Marinate the shrimp

Mix half of the olive oil (¼ cup) with the honey, garlic, chili powder, pepper, and 1 teaspoon of salt, then stir in the juice from half a lime until you have a nice smooth sauce. Combine this with the shrimp, stirring it up until it's all coated with the stuff, then marinate it for no longer than 20 minutes. The reason why you don't want to go over on time, McGlinn says, is because "The lime juice ... will eventually 'cook' the shrimp, leaving it rubbery and gummy."

If you are cooking the shrimp on a grill and using wooden skewers, McGlinn points out that these will need to be soaked for about half an hour first, so you'd better begin soaking them before you start in on the shrimp. Once the shrimp are done marinating, thread 4 of these per skewer, or skip this step if you'll be cooking the shrimp in a pan.

Grill the corn and shrimp

If you're grilling, heat the grill to 350 F with two burners on high and 2 on low. (For a charcoal grill, you'll need to create a direct and indirect zone via coal placement instead.) Going the stove top route? Heat a pan over a medium burner. Cook the corn over direct heat for 10 minutes or so, rotating it to char all sides. When it is cooked, it'll take on a glossy, soft appearance and should have spots of charring.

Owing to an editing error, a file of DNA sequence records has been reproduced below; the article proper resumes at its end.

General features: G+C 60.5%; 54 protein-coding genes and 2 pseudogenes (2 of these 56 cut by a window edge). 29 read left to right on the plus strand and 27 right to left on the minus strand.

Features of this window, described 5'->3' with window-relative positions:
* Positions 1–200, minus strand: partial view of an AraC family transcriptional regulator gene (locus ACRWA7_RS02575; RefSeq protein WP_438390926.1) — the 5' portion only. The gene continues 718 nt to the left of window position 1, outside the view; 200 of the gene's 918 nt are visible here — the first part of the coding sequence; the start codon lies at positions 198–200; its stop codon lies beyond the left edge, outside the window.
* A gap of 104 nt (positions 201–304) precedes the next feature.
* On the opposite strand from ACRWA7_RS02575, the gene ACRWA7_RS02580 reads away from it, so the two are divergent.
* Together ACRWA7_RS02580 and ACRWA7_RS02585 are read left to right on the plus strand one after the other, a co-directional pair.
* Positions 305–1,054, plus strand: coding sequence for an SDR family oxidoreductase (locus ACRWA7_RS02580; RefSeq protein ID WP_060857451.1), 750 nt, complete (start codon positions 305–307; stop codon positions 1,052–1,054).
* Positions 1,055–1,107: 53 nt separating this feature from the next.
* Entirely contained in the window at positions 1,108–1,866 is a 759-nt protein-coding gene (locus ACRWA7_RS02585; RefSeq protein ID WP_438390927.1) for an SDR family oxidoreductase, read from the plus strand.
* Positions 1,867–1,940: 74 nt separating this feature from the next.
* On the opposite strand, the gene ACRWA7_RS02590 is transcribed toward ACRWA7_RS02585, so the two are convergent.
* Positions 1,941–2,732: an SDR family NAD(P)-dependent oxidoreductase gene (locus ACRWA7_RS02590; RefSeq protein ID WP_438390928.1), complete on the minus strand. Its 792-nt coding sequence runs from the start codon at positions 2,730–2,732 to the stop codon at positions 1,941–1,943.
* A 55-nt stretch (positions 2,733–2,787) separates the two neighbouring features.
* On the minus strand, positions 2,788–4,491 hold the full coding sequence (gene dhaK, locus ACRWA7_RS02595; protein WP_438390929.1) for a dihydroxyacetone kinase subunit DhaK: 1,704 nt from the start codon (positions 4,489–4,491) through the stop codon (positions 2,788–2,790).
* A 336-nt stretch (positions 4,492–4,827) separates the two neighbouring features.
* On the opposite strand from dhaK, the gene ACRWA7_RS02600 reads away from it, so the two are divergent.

The shrimp, if grilled, should be cooked on the indirect heat side. Grill it for 3 minutes, then flip it over and give it another 3 minutes. When it's cooked, it'll be opaque, pink, and also a bit charred. McGlinn does note, though, that should the shrimp not be cooking quickly enough, you should move it over to the direct heat part of the grill (or crank the heat up if it's in a pan), but watch it carefully to ensure that it doesn't become burnt or dried out.